- The final settlement between Duke Energy and South Carolina solar advocates was unanimously approved by the state's Public Service Commission (PSC), allowing Duke to proceed with plans for $69 million in South Carolina solar development.
- While North Carolina electricity politics have been tense, and future policy uncertain for months, solar developers are beginning to seek opportunity under the more predictable market set up by South Carolina’s new Act 236. That act lays out a clear course for solar and is based on a compromise with the state's utilities on third party ownership and net metering.
- Duke’s Carolinas and Progress entities, South Carolina Electric & Gas, and Santee Cooper have all reached PSC-approved agreements with advocacy groups and are stepping up development. Duke announced a request for proposals from solar developers of 40 MW of new utility-scale solar capacity, in projects of between 1 MW and 10 MW, for its Carolinas entity and 13 MW for its Progress entity.
The PSC-approved mandates are for further collaboration between stakeholders on expanding the solar program to low-income customers, developing rules for affordable community solar, and implementing rebates of $1 per watt for customers who install rooftop solar.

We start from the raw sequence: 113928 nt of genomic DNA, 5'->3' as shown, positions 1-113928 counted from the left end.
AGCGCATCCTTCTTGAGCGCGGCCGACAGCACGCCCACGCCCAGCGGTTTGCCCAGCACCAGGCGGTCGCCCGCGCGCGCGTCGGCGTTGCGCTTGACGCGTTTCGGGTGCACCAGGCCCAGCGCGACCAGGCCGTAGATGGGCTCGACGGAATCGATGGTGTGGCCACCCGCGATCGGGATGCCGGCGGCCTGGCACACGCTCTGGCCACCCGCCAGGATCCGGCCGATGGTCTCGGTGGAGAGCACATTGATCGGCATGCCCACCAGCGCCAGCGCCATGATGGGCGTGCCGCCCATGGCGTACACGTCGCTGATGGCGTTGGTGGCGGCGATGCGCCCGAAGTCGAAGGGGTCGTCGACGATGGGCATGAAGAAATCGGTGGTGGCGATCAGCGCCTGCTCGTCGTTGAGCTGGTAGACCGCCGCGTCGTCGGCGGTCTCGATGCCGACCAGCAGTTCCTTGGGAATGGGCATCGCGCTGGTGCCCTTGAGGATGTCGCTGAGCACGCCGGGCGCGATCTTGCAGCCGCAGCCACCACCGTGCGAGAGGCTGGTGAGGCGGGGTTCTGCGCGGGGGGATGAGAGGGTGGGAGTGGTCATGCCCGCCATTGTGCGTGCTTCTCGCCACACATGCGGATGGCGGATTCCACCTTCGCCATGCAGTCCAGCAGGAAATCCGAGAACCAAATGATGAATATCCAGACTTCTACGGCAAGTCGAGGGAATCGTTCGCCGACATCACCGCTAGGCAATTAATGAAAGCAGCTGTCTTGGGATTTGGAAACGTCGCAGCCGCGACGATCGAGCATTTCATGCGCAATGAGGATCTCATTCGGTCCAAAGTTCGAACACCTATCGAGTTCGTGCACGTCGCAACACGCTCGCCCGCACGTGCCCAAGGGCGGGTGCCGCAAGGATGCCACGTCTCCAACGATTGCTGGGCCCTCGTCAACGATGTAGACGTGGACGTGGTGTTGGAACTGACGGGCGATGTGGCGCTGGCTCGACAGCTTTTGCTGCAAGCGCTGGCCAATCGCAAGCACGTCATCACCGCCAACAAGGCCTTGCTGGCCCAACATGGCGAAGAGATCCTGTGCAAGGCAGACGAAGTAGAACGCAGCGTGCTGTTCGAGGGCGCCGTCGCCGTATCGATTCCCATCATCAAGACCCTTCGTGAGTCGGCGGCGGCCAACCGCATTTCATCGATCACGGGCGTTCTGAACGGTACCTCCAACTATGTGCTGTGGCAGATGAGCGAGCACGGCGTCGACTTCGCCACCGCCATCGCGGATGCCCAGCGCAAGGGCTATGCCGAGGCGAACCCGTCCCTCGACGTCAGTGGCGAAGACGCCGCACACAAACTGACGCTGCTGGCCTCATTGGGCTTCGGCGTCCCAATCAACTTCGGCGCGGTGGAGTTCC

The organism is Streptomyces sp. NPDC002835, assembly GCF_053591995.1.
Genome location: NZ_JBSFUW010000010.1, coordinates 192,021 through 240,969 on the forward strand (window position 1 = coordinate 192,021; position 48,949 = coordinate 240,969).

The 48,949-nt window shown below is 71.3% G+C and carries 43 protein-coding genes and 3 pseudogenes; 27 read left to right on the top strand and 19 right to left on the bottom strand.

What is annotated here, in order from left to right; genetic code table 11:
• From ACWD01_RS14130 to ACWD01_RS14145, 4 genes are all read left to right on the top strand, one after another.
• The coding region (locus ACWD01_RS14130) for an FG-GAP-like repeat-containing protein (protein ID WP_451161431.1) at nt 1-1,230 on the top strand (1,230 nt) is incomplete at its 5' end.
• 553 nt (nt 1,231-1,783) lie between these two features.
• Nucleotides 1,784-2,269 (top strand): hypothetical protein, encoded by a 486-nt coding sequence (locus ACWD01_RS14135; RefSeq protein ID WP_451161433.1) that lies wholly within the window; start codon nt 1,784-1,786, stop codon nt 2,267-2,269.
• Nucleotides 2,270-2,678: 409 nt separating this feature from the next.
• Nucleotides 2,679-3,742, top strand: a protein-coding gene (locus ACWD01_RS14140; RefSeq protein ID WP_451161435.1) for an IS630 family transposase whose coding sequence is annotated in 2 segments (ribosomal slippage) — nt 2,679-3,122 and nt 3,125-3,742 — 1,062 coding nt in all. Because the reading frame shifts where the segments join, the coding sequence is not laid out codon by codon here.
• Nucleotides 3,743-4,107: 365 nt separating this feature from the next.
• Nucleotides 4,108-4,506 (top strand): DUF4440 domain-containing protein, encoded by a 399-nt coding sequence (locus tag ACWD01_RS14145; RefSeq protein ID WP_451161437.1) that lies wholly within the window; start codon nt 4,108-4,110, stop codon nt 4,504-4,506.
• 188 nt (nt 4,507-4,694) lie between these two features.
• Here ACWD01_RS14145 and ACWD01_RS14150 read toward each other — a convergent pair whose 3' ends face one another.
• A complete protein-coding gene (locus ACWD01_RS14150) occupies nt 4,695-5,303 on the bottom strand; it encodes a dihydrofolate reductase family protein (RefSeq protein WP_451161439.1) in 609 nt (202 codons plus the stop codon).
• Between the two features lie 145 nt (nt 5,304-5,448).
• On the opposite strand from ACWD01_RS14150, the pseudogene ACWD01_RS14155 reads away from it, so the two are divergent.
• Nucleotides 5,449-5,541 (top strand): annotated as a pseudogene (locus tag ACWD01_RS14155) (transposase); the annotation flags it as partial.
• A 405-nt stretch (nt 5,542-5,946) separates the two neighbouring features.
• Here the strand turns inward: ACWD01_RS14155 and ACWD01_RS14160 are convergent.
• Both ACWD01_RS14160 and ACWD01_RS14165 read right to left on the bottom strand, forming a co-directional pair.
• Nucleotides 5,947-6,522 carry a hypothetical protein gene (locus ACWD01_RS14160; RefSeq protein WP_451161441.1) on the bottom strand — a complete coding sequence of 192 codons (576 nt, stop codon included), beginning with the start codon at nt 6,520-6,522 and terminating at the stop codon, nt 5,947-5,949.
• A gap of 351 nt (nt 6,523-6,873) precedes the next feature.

The PSC-approved agreements on implementing Act 236 were worked out between the utilities, PSC staff, the S.C. Coastal Conservation League, the Southern Alliance for Clean Energy, The Alliance for Solar Choice, and other stakeholders.
Act 236 established the legality of third party ownership (TPO) of rooftop solar in South Carolina, something still at issue in North Carolina. It also required South Carolina utilities to get 2% of their 5-year rolling peak load average from renewables by the end of 2020 and half of that must be distributed renewables. Finally, it required regulators to approve a Value of Solar (VOS) methodology. Many stakeholders say the hard work of reaching agreement on that remains.